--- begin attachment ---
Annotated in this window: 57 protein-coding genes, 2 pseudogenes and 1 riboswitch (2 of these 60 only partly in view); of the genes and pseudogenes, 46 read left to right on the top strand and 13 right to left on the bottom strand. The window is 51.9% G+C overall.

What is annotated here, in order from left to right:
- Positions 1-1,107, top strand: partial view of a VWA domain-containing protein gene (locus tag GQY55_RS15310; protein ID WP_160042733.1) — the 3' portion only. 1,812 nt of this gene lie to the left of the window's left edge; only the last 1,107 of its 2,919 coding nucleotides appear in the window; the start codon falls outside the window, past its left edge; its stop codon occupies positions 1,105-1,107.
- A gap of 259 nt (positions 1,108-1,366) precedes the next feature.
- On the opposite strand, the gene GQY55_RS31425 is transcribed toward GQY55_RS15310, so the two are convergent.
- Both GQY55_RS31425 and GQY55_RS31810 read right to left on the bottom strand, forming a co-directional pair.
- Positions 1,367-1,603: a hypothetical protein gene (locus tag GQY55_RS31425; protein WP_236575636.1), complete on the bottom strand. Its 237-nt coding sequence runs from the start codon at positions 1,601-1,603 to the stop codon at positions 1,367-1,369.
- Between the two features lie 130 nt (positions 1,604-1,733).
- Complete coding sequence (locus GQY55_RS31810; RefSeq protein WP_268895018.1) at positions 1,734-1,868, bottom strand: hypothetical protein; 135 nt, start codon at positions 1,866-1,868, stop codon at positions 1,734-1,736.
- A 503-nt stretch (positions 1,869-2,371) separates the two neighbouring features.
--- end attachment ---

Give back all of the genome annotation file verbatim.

Annotated in this window: 57 protein-coding genes, 2 pseudogenes and 1 riboswitch (2 of these 60 only partly in view); of the genes and pseudogenes, 46 read left to right on the top strand and 13 right to left on the bottom strand. The window is 51.9% G+C overall.

What is annotated here, in order from left to right:
- Positions 1-1,107, top strand: partial view of a VWA domain-containing protein gene (locus tag GQY55_RS15310; protein ID WP_160042733.1) — the 3' portion only. 1,812 nt of this gene lie to the left of the window's left edge; only the last 1,107 of its 2,919 coding nucleotides appear in the window; the start codon falls outside the window, past its left edge; its stop codon occupies positions 1,105-1,107.
- A gap of 259 nt (positions 1,108-1,366) precedes the next feature.
- On the opposite strand, the gene GQY55_RS31425 is transcribed toward GQY55_RS15310, so the two are convergent.
- Both GQY55_RS31425 and GQY55_RS31810 read right to left on the bottom strand, forming a co-directional pair.
- Positions 1,367-1,603: a hypothetical protein gene (locus tag GQY55_RS31425; protein WP_236575636.1), complete on the bottom strand. Its 237-nt coding sequence runs from the start codon at positions 1,601-1,603 to the stop codon at positions 1,367-1,369.
- Between the two features lie 130 nt (positions 1,604-1,733).
- Complete coding sequence (locus GQY55_RS31810; RefSeq protein WP_268895018.1) at positions 1,734-1,868, bottom strand: hypothetical protein; 135 nt, start codon at positions 1,866-1,868, stop codon at positions 1,734-1,736.
- A 503-nt stretch (positions 1,869-2,371) separates the two neighbouring features.